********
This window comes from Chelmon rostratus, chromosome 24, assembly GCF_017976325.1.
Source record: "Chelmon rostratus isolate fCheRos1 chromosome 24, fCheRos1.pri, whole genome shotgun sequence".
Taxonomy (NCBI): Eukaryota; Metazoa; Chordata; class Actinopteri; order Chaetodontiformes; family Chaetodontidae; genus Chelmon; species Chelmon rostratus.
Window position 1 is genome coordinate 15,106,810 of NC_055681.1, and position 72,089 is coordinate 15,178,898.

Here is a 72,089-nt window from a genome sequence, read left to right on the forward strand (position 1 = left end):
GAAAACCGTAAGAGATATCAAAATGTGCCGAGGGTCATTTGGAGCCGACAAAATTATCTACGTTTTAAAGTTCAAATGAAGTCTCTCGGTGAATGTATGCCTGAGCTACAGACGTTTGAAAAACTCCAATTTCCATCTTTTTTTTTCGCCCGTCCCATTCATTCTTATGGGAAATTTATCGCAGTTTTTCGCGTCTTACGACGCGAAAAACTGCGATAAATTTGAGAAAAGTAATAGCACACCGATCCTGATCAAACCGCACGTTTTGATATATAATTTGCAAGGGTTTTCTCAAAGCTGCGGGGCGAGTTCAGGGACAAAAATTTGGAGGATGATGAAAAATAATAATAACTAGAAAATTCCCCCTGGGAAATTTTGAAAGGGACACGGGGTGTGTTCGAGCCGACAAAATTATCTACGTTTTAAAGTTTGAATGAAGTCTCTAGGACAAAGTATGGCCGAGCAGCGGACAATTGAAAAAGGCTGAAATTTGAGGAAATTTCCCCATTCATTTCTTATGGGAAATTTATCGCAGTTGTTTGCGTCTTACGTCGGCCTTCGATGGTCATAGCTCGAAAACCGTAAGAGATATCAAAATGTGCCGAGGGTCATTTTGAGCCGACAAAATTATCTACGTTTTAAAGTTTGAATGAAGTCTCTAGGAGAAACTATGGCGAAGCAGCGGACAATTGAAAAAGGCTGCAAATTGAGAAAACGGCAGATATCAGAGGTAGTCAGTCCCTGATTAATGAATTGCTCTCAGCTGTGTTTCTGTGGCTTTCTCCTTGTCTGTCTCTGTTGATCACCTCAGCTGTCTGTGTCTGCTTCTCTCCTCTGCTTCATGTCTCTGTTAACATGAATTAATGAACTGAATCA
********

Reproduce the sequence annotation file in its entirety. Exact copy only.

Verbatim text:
This window comes from Chelmon rostratus, chromosome 24, assembly GCF_017976325.1.
Source record: "Chelmon rostratus isolate fCheRos1 chromosome 24, fCheRos1.pri, whole genome shotgun sequence".
Taxonomy (NCBI): Eukaryota; Metazoa; Chordata; class Actinopteri; order Chaetodontiformes; family Chaetodontidae; genus Chelmon; species Chelmon rostratus.
Window position 1 is genome coordinate 15,106,810 of NC_055681.1, and position 72,089 is coordinate 15,178,898.

Here is a 72,089-nt window from a genome sequence, read left to right on the forward strand (position 1 = left end):
GAAAACCGTAAGAGATATCAAAATGTGCCGAGGGTCATTTGGAGCCGACAAAATTATCTACGTTTTAAAGTTCAAATGAAGTCTCTCGGTGAATGTATGCCTGAGCTACAGACGTTTGAAAAACTCCAATTTCCATCTTTTTTTTTCGCCCGTCCCATTCATTCTTATGGGAAATTTATCGCAGTTTTTCGCGTCTTACGACGCGAAAAACTGCGATAAATTTGAGAAAAGTAATAGCACACCGATCCTGATCAAACCGCACGTTTTGATATATAATTTGCAAGGGTTTTCTCAAAGCTGCGGGGCGAGTTCAGGGACAAAAATTTGGAGGATGATGAAAAATAATAATAACTAGAAAATTCCCCCTGGGAAATTTTGAAAGGGACACGGGGTGTGTTCGAGCCGACAAAATTATCTACGTTTTAAAGTTTGAATGAAGTCTCTAGGACAAAGTATGGCCGAGCAGCGGACAATTGAAAAAGGCTGAAATTTGAGGAAATTTCCCCATTCATTTCTTATGGGAAATTTATCGCAGTTGTTTGCGTCTTACGTCGGCCTTCGATGGTCATAGCTCGAAAACCGTAAGAGATATCAAAATGTGCCGAGGGTCATTTTGAGCCGACAAAATTATCTACGTTTTAAAGTTTGAATGAAGTCTCTAGGAGAAACTATGGCGAAGCAGCGGACAATTGAAAAAGGCTGCAAATTGAGAAAACGGCAGATATCAGAGGTAGTCAGTCCCTGATTAATGAATTGCTCTCAGCTGTGTTTCTGTGGCTTTCTCCTTGTCTGTCTCTGTTGATCACCTCAGCTGTCTGTGTCTGCTTCTCTCCTCTGCTTCATGTCTCTGTTAACATGAATTAATGAACTGAATCA